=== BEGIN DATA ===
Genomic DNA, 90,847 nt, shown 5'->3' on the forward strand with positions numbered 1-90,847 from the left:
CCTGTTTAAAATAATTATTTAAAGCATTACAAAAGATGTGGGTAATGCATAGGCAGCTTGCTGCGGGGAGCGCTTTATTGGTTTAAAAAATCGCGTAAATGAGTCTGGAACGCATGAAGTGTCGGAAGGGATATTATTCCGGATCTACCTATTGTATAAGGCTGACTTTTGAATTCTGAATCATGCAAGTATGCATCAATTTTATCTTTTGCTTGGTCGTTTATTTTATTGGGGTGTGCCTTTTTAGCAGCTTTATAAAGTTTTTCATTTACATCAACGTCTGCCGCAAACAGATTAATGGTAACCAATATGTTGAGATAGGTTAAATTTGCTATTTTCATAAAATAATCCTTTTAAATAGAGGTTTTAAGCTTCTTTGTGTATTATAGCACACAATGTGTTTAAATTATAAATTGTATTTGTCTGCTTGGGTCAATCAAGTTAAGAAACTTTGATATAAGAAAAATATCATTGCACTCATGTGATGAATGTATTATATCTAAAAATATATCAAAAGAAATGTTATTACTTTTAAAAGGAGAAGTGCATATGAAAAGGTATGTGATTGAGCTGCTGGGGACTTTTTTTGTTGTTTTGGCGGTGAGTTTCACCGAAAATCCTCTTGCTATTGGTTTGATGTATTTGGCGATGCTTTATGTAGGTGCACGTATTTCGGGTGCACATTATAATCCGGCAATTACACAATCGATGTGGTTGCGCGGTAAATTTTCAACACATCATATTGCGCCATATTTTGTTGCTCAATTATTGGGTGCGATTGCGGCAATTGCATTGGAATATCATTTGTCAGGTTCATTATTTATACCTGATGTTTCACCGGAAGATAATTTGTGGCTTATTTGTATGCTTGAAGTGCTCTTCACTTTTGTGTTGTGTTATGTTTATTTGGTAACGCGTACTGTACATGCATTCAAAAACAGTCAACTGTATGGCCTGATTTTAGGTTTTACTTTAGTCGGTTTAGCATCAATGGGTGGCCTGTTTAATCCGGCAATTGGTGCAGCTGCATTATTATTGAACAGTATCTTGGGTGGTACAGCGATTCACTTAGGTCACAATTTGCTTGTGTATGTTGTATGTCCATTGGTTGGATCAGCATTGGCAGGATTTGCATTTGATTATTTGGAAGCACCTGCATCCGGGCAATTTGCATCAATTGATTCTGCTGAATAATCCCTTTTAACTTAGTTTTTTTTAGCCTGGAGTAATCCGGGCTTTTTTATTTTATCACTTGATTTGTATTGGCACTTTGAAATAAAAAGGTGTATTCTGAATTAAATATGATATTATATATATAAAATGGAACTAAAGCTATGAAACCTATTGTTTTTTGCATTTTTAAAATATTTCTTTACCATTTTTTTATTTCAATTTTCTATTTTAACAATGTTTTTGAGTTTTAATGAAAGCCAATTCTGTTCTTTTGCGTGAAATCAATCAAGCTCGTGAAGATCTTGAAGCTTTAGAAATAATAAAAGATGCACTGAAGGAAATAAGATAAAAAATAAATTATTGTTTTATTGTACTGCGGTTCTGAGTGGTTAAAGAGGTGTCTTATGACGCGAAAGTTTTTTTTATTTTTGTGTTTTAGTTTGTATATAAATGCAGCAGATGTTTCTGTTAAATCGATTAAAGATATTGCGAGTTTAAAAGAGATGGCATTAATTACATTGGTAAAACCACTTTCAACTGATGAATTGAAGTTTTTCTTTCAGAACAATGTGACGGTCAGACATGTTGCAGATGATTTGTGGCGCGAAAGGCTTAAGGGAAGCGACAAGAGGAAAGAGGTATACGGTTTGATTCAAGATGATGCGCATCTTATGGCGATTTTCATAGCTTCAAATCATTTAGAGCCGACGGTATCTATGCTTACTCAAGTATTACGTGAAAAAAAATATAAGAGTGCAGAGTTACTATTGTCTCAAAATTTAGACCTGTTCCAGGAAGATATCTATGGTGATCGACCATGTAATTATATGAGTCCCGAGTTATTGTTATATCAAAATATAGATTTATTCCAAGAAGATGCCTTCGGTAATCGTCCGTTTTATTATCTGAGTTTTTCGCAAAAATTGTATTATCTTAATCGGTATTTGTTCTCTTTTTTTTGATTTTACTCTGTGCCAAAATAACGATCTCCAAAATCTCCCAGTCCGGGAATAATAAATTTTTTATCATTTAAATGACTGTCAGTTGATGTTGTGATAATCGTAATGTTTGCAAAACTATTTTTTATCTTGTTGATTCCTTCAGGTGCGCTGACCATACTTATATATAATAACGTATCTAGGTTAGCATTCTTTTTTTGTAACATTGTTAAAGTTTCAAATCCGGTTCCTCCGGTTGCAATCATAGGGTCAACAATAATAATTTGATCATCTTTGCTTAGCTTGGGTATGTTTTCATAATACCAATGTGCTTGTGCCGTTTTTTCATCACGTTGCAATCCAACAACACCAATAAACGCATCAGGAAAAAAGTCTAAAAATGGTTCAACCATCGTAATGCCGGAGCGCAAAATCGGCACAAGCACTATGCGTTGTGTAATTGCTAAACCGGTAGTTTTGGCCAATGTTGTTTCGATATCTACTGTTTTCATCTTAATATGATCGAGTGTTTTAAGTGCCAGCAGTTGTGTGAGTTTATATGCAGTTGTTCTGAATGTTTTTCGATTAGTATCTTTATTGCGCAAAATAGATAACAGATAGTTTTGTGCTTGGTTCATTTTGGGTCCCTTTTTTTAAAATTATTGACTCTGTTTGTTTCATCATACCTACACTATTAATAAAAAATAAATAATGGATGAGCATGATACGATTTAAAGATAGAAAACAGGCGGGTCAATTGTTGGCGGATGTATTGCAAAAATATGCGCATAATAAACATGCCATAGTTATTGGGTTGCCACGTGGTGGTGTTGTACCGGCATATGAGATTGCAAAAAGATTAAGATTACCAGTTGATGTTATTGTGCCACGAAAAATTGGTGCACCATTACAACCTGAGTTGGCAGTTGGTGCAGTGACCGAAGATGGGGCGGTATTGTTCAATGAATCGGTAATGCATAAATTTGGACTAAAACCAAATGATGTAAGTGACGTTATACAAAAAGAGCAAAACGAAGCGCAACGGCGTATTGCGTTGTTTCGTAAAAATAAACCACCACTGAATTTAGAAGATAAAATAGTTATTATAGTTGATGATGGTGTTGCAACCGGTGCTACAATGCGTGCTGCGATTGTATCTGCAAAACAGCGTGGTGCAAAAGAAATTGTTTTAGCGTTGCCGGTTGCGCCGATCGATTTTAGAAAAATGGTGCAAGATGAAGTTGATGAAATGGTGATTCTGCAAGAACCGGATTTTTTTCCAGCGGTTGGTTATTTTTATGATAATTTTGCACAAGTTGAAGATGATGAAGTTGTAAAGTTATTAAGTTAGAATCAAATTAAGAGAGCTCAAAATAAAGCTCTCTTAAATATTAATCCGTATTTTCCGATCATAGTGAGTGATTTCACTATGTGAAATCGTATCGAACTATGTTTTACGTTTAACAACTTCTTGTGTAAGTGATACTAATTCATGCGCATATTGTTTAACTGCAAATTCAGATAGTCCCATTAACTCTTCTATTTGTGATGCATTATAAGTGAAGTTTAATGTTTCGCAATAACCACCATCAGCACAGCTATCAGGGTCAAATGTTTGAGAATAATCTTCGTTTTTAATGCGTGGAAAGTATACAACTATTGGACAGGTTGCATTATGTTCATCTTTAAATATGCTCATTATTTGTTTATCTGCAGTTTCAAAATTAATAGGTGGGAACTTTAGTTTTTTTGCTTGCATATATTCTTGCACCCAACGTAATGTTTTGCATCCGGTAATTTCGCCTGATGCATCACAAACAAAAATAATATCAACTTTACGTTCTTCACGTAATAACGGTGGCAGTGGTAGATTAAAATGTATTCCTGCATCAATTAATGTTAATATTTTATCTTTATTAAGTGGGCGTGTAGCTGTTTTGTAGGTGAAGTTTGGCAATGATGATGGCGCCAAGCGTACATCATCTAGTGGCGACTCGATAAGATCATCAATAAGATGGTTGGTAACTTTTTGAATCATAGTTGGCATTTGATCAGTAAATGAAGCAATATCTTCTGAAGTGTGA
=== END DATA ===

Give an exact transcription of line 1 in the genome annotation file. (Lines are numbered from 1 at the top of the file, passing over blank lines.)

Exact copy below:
Genomic DNA, 90,847 nt, shown 5'->3' on the forward strand with positions numbered 1-90,847 from the left: